Hopefully by 2023 some semblance of normal life has returned, we can travel freely in and out of our home country, and the world has calmed the farm. But it also means the last child is done with high school giving us a bit more travel freedom as “empty nesters”. God I can’t wait for that day! And children, don’t get me wrong, we love you like chocolates, but if any of you are thinking about living at home in 2023, think again.

The rough plan at this stage, is to travel to Finland once the ice melts in 2023 (with global warming in full swing, that might be earlier than we think!), pick up the new Swan 58 and sail our way south to the Mediterranean so we can enjoy all those aforementioned Greek and Italian Islands that you greedy bastards are already loving! We also have our eyes on the coast of Spain, and of course Croatia.

The Archipelagos of Sweden – here we come!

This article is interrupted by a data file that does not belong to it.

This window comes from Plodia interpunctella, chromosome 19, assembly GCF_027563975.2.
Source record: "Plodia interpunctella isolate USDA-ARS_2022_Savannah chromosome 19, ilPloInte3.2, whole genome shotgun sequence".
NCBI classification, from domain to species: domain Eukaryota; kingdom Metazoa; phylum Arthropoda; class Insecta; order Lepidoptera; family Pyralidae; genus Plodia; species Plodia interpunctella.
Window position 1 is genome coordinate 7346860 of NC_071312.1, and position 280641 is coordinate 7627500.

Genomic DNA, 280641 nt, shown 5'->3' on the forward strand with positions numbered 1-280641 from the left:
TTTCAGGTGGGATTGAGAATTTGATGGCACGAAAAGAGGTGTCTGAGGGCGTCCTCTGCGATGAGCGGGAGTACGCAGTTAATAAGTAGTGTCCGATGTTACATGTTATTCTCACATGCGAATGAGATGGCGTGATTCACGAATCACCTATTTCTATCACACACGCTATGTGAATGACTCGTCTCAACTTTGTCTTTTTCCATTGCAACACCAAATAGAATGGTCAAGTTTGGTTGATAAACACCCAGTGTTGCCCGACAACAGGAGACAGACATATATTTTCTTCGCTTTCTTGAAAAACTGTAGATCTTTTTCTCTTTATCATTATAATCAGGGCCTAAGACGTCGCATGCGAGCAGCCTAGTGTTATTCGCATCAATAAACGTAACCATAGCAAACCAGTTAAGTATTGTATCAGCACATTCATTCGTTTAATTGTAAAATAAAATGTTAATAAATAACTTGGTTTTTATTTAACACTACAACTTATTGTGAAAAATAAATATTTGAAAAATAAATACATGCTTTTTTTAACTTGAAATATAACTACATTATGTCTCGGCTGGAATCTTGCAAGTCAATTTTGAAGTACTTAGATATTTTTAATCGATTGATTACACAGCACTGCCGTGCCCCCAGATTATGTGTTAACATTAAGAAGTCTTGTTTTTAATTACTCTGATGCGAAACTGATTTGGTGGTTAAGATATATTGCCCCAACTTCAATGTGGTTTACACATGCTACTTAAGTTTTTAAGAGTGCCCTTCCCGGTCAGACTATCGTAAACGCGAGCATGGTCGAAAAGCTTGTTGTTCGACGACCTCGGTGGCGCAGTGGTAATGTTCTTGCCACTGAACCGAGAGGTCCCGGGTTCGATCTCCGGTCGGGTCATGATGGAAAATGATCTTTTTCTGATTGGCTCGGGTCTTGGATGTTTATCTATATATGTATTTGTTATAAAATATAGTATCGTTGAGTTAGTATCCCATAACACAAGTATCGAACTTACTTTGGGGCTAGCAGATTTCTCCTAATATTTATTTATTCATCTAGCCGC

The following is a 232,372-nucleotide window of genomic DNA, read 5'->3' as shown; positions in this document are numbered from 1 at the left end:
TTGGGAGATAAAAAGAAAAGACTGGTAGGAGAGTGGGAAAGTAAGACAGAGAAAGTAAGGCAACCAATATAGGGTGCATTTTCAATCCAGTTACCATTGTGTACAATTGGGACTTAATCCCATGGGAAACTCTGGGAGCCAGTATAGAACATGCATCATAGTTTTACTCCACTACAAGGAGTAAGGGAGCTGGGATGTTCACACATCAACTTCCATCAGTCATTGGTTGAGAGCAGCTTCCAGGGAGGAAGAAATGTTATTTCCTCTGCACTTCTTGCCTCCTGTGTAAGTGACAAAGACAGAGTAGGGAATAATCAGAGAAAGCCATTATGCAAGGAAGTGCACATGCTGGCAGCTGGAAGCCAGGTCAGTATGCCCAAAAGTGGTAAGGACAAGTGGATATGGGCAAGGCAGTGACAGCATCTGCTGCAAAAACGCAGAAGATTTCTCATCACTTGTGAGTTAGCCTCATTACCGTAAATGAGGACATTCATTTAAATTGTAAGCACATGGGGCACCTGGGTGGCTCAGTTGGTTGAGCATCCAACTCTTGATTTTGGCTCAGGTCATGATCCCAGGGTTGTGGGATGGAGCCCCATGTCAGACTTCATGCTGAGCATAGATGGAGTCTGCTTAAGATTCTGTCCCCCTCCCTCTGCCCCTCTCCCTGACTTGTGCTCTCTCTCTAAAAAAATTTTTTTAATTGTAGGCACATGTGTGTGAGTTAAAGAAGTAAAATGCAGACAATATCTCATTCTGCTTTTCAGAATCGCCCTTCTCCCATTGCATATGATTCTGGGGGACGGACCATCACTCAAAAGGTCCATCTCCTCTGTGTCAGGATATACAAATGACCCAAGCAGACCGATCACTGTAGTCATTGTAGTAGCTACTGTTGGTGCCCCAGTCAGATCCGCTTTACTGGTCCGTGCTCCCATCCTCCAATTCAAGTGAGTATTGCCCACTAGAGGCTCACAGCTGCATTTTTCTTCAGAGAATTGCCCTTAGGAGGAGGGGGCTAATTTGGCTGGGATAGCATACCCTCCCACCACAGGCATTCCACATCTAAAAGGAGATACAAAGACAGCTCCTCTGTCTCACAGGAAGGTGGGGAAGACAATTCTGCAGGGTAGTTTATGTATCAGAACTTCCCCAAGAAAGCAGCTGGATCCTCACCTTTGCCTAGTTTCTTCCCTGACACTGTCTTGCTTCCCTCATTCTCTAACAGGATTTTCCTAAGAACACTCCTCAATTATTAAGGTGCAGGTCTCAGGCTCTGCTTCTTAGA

That will mean banging our way down the Baltic again – let’s hope the weather is a bit better this time – and spending some time exploring the archipelagos of Sweden. Then we’ll be dodging ships as we pass through the English Channel with a stop in the south of Old Blighty for a pint and some mushy peas before we head across the Bay of Biscay. Unfortunately, what used to be a nice sail down the coast of Spain and Portugal, dropping in to drink great wine and chomp on the odd delicious morsel, has now turned into an Orca ridden nightmare with a squadron of these submarine beasts attacking yachts at random; with over 50 “events” in the last months – yes, they are actually chewing on yachts! So we’ll need to monitor that situation; it may be a long offshore haul from the UK to the south of Spain just to avoid teeth marks in the rudders (with a potential side-trip to the Azores on the way down – it looks pretty nice there).